Greetings to the South Georgia Annual Conference from Jim Cowart, Bill Hatcher, and the South Georgia delegation.
There are many moving pieces in our denomination right now. And it is challenging to stay on top of the most current information. With that in mind, I hope this update is helpful. Let me share some key dates, what’s been happening, and what’s ahead.
May 8, 2021: Virtual General Conference canceled by the Council of Bishops
To everyone’s surprise, the Council of Bishops canceled the virtual General Conference scheduled for May 8. This was to be a called General Conference to deal with a limited agenda proposed by the COB.
June 7, 2021: Virtual South Georgia Annual Conference
July 2021: A possible called SEJ Conference
Many believe that a Jurisdictional Conference can only take place after a General Conference. That has been our practice in the past, but there is talk of holding a one day, called SEJ Conference in July, if allowed.
October 9, 2021: A possible South Georgia gathering in Tifton
We say “possible” here because our Conference leaders are carefully watching CDC recommendations regarding crowds and the pandemic, vaccination availability, etc. as well as tracking General Conference updates.
June 5-7, or June 8, 2022: South Georgia Annual Conference Session
August 29 – September 6, 2022: General Conference Session (postponed from 2020)
These are the significant dates we know about at this time.
What’s Been Happening
A Process for Preparation for South Georgia
Separation of the United Methodist Church is looming on the horizon. In light of the postponement of General Conference until 2022, the delegation has revisited the document, “A Process for Preparation,” which was shared at the 2020 Annual Conference Session in order to update the process to fit the newly announced dates for General Conference.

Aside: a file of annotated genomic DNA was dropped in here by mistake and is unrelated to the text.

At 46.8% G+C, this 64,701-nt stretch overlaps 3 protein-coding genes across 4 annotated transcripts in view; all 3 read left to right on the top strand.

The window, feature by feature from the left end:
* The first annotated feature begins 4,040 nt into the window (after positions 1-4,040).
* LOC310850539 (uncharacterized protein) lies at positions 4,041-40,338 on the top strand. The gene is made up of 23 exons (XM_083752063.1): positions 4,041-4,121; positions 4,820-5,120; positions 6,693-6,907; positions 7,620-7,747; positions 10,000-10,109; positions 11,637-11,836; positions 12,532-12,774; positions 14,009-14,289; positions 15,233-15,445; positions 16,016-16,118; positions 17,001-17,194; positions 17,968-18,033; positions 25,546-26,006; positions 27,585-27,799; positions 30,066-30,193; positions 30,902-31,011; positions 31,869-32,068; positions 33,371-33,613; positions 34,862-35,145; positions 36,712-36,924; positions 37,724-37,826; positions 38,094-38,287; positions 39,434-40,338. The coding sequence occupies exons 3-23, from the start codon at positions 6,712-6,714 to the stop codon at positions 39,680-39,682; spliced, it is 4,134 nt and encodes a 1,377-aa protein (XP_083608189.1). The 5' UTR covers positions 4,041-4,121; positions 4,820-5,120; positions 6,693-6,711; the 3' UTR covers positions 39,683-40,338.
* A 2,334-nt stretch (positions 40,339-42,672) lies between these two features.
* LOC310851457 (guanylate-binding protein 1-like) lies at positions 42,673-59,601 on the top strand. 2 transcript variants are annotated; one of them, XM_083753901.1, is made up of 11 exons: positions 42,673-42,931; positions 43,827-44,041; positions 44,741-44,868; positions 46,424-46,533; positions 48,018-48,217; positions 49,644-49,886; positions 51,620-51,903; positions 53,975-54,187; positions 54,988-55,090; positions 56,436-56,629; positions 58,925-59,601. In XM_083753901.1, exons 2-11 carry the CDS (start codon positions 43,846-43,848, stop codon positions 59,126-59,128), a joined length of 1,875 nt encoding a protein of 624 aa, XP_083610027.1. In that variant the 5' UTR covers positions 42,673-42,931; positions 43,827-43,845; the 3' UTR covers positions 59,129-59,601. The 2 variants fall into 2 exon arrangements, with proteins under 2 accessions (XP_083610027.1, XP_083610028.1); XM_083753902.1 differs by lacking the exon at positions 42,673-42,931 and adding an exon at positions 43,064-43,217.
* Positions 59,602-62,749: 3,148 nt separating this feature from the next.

The goal of this plan is to help South Georgia prepare to make a wise, prayerful decision about the future affiliation of the South Georgia Annual Conference. The delegation is currently sharing its thinking with the Leadership Forum Task Force, the Compass Group, the Appointive Cabinet, and the Laity Cabinet in order to invite those groups to speak into the updating of “A Process of Preparation.” We anticipate completing this collaborative work during April so the updated version of “A Process for Preparation” can be shared in May, ahead of the June 7 Annual Conference session.
Episcopal Leadership and Areas
Bill Hatcher and Don Adams have led the charge for South Georgia as the representatives on the SEJ Episcopacy Committee. The delegation has expressed our desire for Bishop Bryan to continue as our Episcopal Leader. However, there are conversations in the SEJ about combining Episcopal Areas. While the South Georgia Conference would remain intact under this scenario, our Annual Conference would be partnered with another Annual Conference, thus expanding that Bishop’s Episcopal area of oversight. In other words, we would share a Bishop with another Annual Conference. This is not our preferred scenario, but if this is the decision handed to us, we are strongly asserting that the South Georgia Annual Conference be paired with another Annual Conference with similar theological values.
The Protocol of Reconciliation and Grace Through Separation